Pets and Sport Activities Can Boost Therapy Effectiveness

When in therapy both the therapist and the person seeking help welcome anything that can boost therapy effectiveness. These days therapists and their clients are much more open to incorporating less traditional practices into the mix. Often this can take the form of pet therapy or using sports activities suited to the client’s physical condition. Most people will affirm that spending time with a pet of some description is a very positive experience, whether that is a cat, dog or other furry creature, or even a horse. There is something about their presence and the touch of their soft coats that brings human beings joy or a sense of calm. Except, of course, for those whose negative past experiences have developed in them a fear of certain types of pets. But that is a blog post for another day.

pet therapy blog post imageOften when we think of therapy, we think about two people sitting in an office talking for an hour per week. Therapy can be a more dynamic process than that, and it can take many forms. Some practitioners invite pets into their sessions to help support the therapeutic journey, while others engage in physical activities to help clients get active.

Why Pets Help

Pets are natural empaths; they sense when people are struggling emotionally and need a snuggle or a nudge. As more people become aware of the therapeutic benefits of animals, there is an increase in their use in therapy settings.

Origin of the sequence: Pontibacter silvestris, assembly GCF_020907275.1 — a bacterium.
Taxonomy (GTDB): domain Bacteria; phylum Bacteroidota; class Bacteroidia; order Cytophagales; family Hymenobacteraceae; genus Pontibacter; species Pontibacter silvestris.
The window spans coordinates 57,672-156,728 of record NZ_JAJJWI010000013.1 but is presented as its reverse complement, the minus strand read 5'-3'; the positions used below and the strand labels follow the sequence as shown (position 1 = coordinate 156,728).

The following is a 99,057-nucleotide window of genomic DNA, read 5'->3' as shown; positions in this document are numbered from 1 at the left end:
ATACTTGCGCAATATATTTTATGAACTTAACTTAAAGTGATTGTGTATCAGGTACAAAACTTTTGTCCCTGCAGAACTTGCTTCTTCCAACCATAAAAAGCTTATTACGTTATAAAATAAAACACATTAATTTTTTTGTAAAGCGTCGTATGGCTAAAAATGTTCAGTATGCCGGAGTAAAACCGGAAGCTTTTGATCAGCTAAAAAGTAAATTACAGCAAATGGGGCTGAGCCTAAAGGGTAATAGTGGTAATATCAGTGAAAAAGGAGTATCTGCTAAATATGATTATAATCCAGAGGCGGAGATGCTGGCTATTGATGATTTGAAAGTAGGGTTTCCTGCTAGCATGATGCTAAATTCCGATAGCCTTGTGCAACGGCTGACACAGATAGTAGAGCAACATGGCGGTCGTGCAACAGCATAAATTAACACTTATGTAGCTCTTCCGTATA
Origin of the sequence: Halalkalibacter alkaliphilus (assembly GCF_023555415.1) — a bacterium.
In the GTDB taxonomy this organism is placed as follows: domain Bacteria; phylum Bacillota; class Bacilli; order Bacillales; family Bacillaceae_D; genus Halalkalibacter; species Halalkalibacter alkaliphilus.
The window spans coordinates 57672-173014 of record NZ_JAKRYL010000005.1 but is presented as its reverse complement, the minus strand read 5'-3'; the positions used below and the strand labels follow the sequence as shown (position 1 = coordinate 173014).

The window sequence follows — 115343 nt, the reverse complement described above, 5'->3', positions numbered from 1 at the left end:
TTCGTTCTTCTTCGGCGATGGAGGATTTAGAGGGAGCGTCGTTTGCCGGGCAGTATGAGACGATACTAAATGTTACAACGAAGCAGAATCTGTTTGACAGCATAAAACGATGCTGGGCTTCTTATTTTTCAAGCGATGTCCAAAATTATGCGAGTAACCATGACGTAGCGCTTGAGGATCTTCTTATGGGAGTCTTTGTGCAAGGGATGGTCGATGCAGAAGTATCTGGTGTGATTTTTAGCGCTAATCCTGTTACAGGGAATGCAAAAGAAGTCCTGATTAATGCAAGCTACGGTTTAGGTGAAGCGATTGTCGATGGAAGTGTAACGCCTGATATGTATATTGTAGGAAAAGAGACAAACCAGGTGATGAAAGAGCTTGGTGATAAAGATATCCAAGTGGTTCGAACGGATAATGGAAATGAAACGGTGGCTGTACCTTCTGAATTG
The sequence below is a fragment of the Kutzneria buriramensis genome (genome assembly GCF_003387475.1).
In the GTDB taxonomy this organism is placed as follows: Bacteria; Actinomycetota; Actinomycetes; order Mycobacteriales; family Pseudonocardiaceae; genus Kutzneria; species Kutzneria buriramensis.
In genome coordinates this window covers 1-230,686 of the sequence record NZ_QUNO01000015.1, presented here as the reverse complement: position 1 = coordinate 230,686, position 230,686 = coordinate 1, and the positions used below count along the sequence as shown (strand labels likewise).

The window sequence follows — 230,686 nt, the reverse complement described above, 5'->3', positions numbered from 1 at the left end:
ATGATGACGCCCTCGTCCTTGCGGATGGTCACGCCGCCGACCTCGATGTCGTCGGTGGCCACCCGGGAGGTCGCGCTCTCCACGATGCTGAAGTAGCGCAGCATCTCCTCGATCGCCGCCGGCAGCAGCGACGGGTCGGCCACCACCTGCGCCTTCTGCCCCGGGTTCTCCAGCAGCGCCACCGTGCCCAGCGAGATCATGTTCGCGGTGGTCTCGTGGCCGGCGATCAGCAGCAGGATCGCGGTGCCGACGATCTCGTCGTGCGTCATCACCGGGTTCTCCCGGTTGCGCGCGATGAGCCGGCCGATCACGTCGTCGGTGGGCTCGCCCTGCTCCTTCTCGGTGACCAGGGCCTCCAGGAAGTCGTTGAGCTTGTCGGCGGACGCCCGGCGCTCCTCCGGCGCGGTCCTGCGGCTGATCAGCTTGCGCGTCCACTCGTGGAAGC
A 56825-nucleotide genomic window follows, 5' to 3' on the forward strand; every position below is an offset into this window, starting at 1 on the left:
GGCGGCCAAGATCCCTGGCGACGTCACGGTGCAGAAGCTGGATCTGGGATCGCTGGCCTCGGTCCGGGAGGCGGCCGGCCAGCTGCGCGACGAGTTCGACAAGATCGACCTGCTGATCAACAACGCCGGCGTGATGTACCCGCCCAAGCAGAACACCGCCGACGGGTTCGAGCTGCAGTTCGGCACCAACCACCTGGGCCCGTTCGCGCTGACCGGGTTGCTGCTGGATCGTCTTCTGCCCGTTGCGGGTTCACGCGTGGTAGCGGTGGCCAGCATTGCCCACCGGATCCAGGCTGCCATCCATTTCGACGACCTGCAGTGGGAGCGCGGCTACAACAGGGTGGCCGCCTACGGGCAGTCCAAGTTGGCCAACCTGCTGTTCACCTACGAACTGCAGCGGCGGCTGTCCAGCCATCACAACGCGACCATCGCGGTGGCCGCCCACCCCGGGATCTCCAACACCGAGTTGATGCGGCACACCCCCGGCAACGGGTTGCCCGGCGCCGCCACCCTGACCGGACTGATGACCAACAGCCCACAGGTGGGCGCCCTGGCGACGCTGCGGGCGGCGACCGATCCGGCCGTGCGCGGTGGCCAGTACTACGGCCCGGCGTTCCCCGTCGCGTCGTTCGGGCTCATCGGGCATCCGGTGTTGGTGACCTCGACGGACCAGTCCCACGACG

Even though we have always known that our pets bring us joy, there is now growing evidence that their presence in our lives reduces depression and anxiety and promotes a healthier lifestyle. Pet owners have lower blood pressure and greater longevity. In people with severe depression, the presence of a pet can be a deterrent for suicide.

When therapists use pets as part of the healing process, it can facilitate a connection between the client’s emotional, cognitive and attachment processes. Animals are excellent for trauma recovery with their calm, steady presence.

Human therapists have ethical boundaries around touch and hugging that animal therapists do not. Sometimes the presence of a dog or cat, or even a horse in equine-based therapy, can offer clients the physical contact and steady sense of knowing that human therapists cannot provide.

Emotional understanding transcends language and even species. Pets pick up on human joy, anxiety, sadness, and disconnection and respond with unconditional support that only animals can offer. Clients learn about themselves as they get to know the animal. This can facilitate a sense of self-worth and meaning, particularly for clients who struggle with self-esteem challenges.

Sports and Physical Activities as Therapy

It has been long established that getting active boosts mood. Therapists use sports and other activities in a variety of ways to help clients learn and grow. The combination of therapy and activity helps solidify coping strategies and offers a unique way for clients to gain mastery in emotional regulation.

physical activity helps therapy blog post image

Whether a client and therapist go for a hike while incorporating mindfulness skills or complete a ropes course as a means of building confidence, there are endless ways to merge therapy with physical activity.

People who struggle with substance abuse often benefit from the use of sports in therapy sessions. Dealing with emotions without the use of substances is difficult for people in recovery, and learning new outlets is an important part of staying sober.

Sports and other activities can be a welcome lifeline when the urge to use substances gets strong.

An important aspect of therapy is finding ways to manage problems as they arise without becoming overwhelmed by them. The use of pets and physical activity as part of the therapeutic process can change the way people experience their challenges and open new doors for healing and recovery.

[This blog post originally appeared on Teyhou’s website www.livingwithfinesse.com ~ some content may have been modified for the UK context.]

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